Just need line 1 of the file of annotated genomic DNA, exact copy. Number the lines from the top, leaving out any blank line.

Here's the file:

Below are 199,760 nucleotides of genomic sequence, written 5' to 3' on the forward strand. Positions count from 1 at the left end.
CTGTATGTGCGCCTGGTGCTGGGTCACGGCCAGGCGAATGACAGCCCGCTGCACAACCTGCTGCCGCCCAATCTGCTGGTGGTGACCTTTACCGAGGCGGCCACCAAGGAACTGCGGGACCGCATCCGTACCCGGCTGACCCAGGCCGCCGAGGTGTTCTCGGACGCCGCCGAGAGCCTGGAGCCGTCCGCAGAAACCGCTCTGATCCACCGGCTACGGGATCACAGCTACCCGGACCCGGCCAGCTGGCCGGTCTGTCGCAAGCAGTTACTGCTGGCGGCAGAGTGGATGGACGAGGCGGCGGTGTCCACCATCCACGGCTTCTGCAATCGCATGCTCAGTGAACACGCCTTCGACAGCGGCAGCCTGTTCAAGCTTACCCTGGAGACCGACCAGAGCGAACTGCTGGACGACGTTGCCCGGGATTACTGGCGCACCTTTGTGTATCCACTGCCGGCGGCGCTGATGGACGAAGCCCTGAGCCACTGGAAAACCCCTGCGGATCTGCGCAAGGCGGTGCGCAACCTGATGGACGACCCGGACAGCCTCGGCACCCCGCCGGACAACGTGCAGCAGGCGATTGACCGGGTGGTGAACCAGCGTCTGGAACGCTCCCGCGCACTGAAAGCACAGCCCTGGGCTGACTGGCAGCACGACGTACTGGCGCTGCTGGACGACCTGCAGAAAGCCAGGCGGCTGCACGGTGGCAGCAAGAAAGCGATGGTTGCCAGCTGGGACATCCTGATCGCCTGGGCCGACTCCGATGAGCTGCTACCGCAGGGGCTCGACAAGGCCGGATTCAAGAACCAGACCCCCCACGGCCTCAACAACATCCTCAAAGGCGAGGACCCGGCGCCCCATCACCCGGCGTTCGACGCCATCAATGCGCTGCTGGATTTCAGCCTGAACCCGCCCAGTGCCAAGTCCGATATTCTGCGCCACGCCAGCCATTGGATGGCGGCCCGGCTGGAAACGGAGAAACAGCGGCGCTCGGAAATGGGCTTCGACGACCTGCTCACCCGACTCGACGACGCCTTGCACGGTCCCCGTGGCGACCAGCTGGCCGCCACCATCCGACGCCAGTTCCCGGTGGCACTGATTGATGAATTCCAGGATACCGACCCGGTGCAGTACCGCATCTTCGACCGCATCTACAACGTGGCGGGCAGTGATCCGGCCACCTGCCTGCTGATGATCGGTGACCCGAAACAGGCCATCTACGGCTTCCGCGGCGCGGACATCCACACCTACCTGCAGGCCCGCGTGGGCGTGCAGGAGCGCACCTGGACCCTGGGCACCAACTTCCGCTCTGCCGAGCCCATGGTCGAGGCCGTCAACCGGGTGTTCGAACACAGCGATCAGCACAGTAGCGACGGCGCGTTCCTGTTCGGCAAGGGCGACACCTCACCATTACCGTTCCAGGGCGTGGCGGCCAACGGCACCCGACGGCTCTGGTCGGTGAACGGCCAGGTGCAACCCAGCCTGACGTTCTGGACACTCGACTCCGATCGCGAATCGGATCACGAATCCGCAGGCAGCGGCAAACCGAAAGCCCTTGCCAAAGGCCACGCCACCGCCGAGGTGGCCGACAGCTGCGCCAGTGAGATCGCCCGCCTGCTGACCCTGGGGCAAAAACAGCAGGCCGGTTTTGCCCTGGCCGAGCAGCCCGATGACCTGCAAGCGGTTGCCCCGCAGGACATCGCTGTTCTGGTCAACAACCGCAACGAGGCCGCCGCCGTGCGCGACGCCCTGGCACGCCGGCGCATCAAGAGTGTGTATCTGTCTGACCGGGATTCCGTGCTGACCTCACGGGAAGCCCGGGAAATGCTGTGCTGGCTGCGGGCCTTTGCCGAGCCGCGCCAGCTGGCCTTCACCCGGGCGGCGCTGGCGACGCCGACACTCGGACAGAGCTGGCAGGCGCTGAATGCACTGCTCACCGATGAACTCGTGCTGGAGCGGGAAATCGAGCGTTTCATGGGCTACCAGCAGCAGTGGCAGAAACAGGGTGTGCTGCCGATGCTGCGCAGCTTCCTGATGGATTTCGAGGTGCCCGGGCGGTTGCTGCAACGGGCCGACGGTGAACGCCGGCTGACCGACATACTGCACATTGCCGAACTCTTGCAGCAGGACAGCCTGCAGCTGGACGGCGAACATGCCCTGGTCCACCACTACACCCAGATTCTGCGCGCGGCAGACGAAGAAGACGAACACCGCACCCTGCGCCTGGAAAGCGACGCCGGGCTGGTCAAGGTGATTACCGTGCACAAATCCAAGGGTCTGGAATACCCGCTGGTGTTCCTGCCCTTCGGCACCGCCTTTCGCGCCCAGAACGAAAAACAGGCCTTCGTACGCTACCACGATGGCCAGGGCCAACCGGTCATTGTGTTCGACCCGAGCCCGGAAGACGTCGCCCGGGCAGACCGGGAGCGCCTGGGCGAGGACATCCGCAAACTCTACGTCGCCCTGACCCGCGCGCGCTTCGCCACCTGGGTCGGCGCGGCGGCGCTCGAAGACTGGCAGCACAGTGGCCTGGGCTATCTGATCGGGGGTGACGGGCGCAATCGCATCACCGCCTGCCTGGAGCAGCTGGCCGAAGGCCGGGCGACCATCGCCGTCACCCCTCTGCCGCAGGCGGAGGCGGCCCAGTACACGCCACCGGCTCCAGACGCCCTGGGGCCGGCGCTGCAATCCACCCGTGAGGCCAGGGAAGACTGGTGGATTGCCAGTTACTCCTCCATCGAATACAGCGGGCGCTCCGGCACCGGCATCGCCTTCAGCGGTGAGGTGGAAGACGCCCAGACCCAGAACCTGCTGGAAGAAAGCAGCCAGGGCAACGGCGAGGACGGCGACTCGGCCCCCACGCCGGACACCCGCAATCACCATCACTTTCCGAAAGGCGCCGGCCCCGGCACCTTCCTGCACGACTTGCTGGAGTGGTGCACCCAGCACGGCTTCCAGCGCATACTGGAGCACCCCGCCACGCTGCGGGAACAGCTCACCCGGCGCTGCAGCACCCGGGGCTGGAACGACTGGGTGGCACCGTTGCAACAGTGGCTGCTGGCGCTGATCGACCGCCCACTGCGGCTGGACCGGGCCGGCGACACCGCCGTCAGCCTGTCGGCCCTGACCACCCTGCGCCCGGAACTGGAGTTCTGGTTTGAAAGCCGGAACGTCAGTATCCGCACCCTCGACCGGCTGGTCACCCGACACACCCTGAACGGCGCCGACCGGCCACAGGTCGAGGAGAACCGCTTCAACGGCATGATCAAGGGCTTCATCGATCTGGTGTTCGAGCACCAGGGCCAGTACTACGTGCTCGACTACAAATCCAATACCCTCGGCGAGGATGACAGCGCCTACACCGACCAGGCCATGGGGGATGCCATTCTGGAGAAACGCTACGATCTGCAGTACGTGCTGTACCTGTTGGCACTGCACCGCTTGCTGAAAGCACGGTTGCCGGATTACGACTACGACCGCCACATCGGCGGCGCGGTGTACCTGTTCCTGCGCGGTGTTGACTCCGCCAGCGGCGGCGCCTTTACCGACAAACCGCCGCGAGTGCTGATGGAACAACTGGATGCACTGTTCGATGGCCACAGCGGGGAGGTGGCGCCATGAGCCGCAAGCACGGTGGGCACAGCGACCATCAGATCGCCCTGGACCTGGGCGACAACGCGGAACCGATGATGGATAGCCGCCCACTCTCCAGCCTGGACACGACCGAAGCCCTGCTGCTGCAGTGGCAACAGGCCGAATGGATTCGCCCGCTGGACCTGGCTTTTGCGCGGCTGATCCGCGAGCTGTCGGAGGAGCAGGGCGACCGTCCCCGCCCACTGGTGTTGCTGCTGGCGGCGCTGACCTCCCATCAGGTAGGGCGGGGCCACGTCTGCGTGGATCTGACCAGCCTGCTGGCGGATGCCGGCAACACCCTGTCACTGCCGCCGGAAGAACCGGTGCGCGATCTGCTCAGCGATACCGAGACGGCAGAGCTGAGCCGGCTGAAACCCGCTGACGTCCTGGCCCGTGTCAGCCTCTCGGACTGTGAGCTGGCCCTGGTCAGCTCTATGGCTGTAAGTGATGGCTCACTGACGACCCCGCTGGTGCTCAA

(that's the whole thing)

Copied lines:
Below are 199,760 nucleotides of genomic sequence, written 5' to 3' on the forward strand. Positions count from 1 at the left end.